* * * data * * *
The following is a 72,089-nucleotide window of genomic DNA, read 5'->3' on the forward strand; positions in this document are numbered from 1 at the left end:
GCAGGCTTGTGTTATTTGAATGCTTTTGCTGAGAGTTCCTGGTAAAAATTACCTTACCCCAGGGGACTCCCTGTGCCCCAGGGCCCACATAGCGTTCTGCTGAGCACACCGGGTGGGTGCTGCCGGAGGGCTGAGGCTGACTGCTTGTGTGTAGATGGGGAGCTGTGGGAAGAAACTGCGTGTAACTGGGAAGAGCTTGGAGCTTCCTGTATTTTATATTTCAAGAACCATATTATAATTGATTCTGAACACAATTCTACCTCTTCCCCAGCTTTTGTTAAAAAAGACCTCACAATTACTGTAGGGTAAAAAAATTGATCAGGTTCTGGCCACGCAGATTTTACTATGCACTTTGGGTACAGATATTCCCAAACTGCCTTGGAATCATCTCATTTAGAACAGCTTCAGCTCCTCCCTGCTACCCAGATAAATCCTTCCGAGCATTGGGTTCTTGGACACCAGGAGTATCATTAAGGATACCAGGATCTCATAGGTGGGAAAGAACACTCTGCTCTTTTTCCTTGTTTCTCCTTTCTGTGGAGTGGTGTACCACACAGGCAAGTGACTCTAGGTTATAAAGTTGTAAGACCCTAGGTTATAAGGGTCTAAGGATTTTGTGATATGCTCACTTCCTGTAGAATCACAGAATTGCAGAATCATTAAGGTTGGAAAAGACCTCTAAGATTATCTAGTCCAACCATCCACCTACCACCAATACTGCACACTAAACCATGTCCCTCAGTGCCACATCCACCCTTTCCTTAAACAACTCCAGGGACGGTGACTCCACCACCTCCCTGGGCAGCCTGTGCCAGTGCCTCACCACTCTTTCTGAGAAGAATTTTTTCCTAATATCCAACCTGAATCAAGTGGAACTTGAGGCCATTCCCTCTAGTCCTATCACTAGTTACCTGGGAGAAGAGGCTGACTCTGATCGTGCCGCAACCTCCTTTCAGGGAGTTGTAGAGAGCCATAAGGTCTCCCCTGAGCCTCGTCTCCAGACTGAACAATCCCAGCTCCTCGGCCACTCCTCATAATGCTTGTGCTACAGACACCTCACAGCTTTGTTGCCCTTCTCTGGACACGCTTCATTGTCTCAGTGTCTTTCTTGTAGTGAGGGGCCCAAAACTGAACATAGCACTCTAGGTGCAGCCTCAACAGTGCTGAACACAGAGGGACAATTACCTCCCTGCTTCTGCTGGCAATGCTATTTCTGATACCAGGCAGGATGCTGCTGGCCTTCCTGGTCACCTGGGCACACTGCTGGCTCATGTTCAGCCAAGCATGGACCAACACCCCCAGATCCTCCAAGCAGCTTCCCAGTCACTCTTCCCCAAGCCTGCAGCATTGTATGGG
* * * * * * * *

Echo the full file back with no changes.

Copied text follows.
The following is a 72,089-nucleotide window of genomic DNA, read 5'->3' on the forward strand; positions in this document are numbered from 1 at the left end:
GCAGGCTTGTGTTATTTGAATGCTTTTGCTGAGAGTTCCTGGTAAAAATTACCTTACCCCAGGGGACTCCCTGTGCCCCAGGGCCCACATAGCGTTCTGCTGAGCACACCGGGTGGGTGCTGCCGGAGGGCTGAGGCTGACTGCTTGTGTGTAGATGGGGAGCTGTGGGAAGAAACTGCGTGTAACTGGGAAGAGCTTGGAGCTTCCTGTATTTTATATTTCAAGAACCATATTATAATTGATTCTGAACACAATTCTACCTCTTCCCCAGCTTTTGTTAAAAAAGACCTCACAATTACTGTAGGGTAAAAAAATTGATCAGGTTCTGGCCACGCAGATTTTACTATGCACTTTGGGTACAGATATTCCCAAACTGCCTTGGAATCATCTCATTTAGAACAGCTTCAGCTCCTCCCTGCTACCCAGATAAATCCTTCCGAGCATTGGGTTCTTGGACACCAGGAGTATCATTAAGGATACCAGGATCTCATAGGTGGGAAAGAACACTCTGCTCTTTTTCCTTGTTTCTCCTTTCTGTGGAGTGGTGTACCACACAGGCAAGTGACTCTAGGTTATAAAGTTGTAAGACCCTAGGTTATAAGGGTCTAAGGATTTTGTGATATGCTCACTTCCTGTAGAATCACAGAATTGCAGAATCATTAAGGTTGGAAAAGACCTCTAAGATTATCTAGTCCAACCATCCACCTACCACCAATACTGCACACTAAACCATGTCCCTCAGTGCCACATCCACCCTTTCCTTAAACAACTCCAGGGACGGTGACTCCACCACCTCCCTGGGCAGCCTGTGCCAGTGCCTCACCACTCTTTCTGAGAAGAATTTTTTCCTAATATCCAACCTGAATCAAGTGGAACTTGAGGCCATTCCCTCTAGTCCTATCACTAGTTACCTGGGAGAAGAGGCTGACTCTGATCGTGCCGCAACCTCCTTTCAGGGAGTTGTAGAGAGCCATAAGGTCTCCCCTGAGCCTCGTCTCCAGACTGAACAATCCCAGCTCCTCGGCCACTCCTCATAATGCTTGTGCTACAGACACCTCACAGCTTTGTTGCCCTTCTCTGGACACGCTTCATTGTCTCAGTGTCTTTCTTGTAGTGAGGGGCCCAAAACTGAACATAGCACTCTAGGTGCAGCCTCAACAGTGCTGAACACAGAGGGACAATTACCTCCCTGCTTCTGCTGGCAATGCTATTTCTGATACCAGGCAGGATGCTGCTGGCCTTCCTGGTCACCTGGGCACACTGCTGGCTCATGTTCAGCCAAGCATGGACCAACACCCCCAGATCCTCCAAGCAGCTTCCCAGTCACTCTTCCCCAAGCCTGCAGCATTGTATGGG